Romantic Circles Gallery
La Promenade en Famille – a Sketch from Life

Description: 

Dorothy Jordan, clad in a masculine riding dress has an open playbook in hand, “Act III. Enter Little Pickle." The Duke of Clarence, slightly ahead and in front of her, pulls the miniature royal carriage containing three of their children on a path in Bushey Park. His coat pockets are brimming with toys, a handkerchief partially hiding his facial features emerges from beneath his hat, revealing the heat of the day. The eldest child, a young boy, raises a small whip in his hand, a puppy in a young girl’s lap partially covers her face, and an infant between them is crying angrily. A signpost standing almost even with Clarence shows them directed toward “Bushy” and coming from “Richmond.”

Accession Number: 

797.4.23.1
Unknown
La Promenade en Famille – a Sketch from Life appeared for sale and/or viewing in Hannah Humphrey’s print shops on New Bond Street and St. James Street, London, April 23, 1797.
The Duke of Clarence had been appointed ranger of Bushey Park in January 1797; from this point on, he and Dorothy Jordan lived primarily in its residence until he ended their relationship in 1811 (P. Ranger, Oxford DNB).


Humphrey and Gillray were in the process of moving print shop and residence from New Bond Street to their final location at 27 St. James Street, easily accessible from royal residence and in the heart of the upper-class aristocratic West End neighborhood.
Bushey Park and Richmond: Through his position as ranger of Bushey Park from 1797 onward, the Duke of Clarence gained access to Bushey House, where he and Dorothy Jordon lived together from 1797 to 1811 (P. Ranger, "William IV" Oxford DNB). Richmond refers to the London borough Richmond Upon Thames, where Jordan acted throughout the 1790s and early 1800s.
William Hogarth’s Evening, from the Four Times of Day series published in 1738 is a model for Gillray’s design for a family stroll, led by the pregnant and adulterous wife (C. McCreery, Satirical Gaze 109). With this connection, part of Gillray’s satire is a levelling of the Duke’s royal position with an ordinary citizen.
Dorothy Jordan, clad in a masculine riding dress has an open playbook in hand, “Act III. Enter Little Pickle." The Duke of Clarence, slightly ahead and in front of her, pulls the miniature royal carriage containing three of their children on a path in Bushey Park. His coat pockets are brimming with toys, a handkerchief partially hiding his facial features emerges from beneath his hat, revealing the heat of the day. The eldest child, a young boy, raises a small whip in his hand, a puppy in a young girl’s lap partially covers her face, and an infant between them is crying angrily. A signpost standing almost even with Clarence shows them directed toward “Bushy” and coming from “Richmond.”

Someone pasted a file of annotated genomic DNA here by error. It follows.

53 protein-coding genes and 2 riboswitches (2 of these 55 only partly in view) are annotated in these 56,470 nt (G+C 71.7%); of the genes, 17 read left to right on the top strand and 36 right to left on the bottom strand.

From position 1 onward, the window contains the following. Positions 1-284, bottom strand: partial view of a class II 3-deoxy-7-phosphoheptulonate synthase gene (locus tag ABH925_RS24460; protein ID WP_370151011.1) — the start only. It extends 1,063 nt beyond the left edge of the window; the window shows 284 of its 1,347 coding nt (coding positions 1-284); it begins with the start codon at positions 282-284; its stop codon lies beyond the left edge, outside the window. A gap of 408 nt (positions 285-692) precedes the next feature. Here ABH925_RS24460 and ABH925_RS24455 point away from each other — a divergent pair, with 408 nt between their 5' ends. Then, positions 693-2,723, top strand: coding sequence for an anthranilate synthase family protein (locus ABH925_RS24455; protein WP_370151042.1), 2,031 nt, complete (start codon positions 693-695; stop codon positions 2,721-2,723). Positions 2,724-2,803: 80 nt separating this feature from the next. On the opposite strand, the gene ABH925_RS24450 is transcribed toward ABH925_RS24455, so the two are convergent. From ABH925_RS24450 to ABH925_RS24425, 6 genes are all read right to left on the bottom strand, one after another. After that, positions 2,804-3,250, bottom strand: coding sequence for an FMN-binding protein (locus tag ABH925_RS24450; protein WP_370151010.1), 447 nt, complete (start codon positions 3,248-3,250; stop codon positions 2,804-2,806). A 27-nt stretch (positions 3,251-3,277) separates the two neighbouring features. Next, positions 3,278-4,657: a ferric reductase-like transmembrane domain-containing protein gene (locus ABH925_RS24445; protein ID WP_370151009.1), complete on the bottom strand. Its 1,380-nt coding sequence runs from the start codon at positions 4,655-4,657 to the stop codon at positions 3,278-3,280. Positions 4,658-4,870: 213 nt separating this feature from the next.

The masculine-style riding dresses were often worn by women in caricature to imply their power over (or desire for power over) men or other women, in this case by inverting the traditional household roles (C. McCreery, Satirical Gaze 110). The toy boats in the Duke’s pockets point to his popular persona, “Nauticus” and allude his feminine caretaker role in the relationship. On the royal carriage, the chamber pot depicted beneath the crown alludes to the coincidental colloquial for chamber pots, “jordan.”
A national interest in the theater pervaded both upper and middle-class, city and provincial culture: the lives of actresses like Jordan and her fellow prima donnas, most notably Elizabeth Farren and Sarah Siddons were open to the public (M.D. George, Social Change 99) and this print caters to that openness. But “real” women were not meant to pursue their careers over their family and leave her male counterpart to take over her role: the danger in doing so is setting a poor example for the children, who “will grow up to be as selfish and immoral as their mother” and a “liability on the royal family.” At the same time, actresses and courtesans faced social barriers due to their historical conflation with prostitution; receiving enough approval to be introduced into aristocratic circles by their lovers made their “difference” only more striking (C. McCreery, Satirical Gaze 112). In this way, Gillray’s print embodies the complication of prescribed female roles and the overlap of marked spheres, the belief in which was a fundamental aspect to Romantic culture.
This print has a twofold purpose: to entertain the public with a scene from the life of highly viewed figures: royalty and actresses or courtesans together provided a double-delight. It also comments on the moral repercussions of inverting gender roles.
Brock, Michael. “William IV (1765-1837)." Oxford Dictionary of National Biography. Oxford University Press, Sept 2004; online edn, Jan 2008. 30 March 2009 [http://www.oxforddnb.com.ezproxy.library.wisc.edu/view/article/29451?docPos=5].


George, M. Dorothy. Hogarth to Cruikshank: Social Change in Graphic Satire. New York: Walker and Company, 1967.


McCreery, Cindy. The Satirical Gaze: Prints of Women in Late Eigteenth-Century England. New York: Oxford University Press, Inc., 2004.


Ranger, Paul. “Jordan, Dorothy (1761-1816).” Oxford Dictionary of National Biography. Oxford University Press, Sept 2004; online edn, Jan 2006. 30 March 2009 [http://www.oxforddnb.com.ezproxy.library.wisc.edu/view/article/15119].
La Promenade en Famille - a Sketch from Life

Engraver: 

Delineator: 

Image Date: 

23 April 1797

Publisher: 

Hannah Humphrey

Creation Technique: